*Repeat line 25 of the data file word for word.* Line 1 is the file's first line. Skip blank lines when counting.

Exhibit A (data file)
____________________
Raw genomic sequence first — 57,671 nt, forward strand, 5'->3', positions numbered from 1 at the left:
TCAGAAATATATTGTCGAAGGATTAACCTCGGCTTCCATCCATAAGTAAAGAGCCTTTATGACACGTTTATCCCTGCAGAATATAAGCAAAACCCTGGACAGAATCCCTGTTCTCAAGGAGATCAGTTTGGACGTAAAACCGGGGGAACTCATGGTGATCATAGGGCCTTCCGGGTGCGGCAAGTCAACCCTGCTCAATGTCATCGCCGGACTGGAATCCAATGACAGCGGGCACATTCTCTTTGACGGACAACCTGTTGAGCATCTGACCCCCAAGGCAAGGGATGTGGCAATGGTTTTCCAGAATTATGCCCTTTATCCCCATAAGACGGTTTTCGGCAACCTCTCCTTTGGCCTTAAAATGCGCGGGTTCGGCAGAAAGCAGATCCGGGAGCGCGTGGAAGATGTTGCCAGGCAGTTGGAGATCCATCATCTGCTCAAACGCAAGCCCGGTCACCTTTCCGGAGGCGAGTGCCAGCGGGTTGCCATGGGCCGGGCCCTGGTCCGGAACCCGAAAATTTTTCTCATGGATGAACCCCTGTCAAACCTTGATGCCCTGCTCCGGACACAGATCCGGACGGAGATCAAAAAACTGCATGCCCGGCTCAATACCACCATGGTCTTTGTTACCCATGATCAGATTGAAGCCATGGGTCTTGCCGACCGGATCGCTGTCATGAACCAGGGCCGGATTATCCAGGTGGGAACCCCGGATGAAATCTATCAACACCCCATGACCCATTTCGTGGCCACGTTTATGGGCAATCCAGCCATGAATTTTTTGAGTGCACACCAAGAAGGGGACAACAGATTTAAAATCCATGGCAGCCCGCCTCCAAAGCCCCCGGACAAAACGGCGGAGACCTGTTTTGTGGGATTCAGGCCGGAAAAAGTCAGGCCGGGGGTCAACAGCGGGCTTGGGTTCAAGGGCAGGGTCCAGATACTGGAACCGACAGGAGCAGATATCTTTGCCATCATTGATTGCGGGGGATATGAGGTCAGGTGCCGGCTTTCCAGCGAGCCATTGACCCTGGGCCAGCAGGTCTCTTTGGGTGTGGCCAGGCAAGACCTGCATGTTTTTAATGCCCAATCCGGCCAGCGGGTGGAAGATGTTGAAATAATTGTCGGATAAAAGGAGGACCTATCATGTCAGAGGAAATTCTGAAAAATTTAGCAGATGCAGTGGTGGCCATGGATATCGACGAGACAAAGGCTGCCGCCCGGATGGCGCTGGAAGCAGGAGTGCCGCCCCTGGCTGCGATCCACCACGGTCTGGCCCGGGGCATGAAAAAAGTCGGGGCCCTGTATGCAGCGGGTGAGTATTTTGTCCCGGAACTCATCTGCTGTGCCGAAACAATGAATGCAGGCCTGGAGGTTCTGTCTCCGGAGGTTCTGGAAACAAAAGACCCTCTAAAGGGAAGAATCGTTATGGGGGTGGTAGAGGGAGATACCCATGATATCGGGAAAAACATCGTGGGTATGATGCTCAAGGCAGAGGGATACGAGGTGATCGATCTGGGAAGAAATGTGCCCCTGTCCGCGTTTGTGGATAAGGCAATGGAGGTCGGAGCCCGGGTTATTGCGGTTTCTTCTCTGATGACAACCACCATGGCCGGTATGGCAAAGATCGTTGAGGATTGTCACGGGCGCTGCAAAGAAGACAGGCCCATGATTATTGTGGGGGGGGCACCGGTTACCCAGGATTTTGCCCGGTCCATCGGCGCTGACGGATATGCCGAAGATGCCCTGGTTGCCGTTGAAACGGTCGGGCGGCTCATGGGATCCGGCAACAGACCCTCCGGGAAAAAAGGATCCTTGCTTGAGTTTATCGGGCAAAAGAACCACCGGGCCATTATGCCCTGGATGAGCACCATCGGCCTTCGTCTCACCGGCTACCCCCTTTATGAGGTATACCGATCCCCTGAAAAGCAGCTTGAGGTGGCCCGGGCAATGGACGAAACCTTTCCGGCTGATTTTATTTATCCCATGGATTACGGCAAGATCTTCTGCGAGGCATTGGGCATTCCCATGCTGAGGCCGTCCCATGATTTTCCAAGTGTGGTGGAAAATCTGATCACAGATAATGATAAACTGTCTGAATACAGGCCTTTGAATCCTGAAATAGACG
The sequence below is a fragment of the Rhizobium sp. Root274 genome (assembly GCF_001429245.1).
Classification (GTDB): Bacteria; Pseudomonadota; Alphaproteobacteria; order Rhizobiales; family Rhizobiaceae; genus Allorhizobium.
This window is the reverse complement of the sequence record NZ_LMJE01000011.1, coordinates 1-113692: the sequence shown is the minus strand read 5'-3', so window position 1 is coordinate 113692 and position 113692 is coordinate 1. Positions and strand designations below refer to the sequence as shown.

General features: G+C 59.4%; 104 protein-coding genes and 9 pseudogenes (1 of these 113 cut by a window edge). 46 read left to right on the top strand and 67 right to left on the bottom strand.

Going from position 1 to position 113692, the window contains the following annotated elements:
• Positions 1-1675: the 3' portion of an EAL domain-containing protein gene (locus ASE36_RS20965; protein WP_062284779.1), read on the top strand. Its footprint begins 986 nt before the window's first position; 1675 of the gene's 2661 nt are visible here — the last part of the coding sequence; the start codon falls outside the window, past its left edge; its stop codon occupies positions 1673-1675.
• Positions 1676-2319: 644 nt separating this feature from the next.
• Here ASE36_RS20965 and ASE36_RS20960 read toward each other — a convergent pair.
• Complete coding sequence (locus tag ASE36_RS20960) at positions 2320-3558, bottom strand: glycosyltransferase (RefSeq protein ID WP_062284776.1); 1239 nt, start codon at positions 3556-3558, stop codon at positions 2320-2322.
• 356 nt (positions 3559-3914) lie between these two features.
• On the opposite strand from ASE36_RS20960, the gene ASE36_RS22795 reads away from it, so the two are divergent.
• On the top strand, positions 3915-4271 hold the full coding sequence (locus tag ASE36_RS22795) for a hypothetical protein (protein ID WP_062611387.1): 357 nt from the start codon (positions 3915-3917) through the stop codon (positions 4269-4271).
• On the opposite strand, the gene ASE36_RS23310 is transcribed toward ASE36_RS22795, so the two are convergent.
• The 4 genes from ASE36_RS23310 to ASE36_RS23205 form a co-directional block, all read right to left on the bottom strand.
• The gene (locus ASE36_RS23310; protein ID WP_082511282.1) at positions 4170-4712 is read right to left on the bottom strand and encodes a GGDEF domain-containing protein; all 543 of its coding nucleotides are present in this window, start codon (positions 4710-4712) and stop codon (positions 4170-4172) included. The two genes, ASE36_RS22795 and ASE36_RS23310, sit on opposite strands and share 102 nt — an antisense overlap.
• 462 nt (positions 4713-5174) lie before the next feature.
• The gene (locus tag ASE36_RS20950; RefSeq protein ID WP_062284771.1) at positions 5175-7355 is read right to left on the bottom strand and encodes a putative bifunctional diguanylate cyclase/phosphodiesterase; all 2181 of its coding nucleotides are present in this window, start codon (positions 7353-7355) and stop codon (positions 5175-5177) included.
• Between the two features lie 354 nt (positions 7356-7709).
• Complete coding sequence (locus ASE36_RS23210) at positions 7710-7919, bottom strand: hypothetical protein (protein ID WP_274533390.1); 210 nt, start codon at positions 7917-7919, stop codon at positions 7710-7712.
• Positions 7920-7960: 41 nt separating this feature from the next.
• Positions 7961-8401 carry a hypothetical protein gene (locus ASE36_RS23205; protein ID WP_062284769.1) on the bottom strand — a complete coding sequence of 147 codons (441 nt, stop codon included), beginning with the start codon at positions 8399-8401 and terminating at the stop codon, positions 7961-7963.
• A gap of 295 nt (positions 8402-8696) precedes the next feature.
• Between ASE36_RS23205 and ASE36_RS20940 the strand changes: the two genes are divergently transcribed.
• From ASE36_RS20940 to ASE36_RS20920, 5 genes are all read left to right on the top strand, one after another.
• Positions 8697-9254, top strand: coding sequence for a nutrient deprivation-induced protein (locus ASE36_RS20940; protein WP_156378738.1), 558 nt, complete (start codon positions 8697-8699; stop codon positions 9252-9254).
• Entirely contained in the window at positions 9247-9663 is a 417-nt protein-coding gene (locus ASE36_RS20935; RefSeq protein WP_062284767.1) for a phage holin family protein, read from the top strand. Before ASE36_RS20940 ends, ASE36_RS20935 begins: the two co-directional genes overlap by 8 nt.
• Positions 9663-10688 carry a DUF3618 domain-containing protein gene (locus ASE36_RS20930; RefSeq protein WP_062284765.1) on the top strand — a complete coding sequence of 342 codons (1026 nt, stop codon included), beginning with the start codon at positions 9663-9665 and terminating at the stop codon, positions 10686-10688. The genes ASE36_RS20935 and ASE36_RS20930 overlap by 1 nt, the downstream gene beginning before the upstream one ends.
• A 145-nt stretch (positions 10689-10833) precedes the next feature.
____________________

• Between ASE36_RS23205 and ASE36_RS20940 the strand changes: the two genes are divergently transcribed.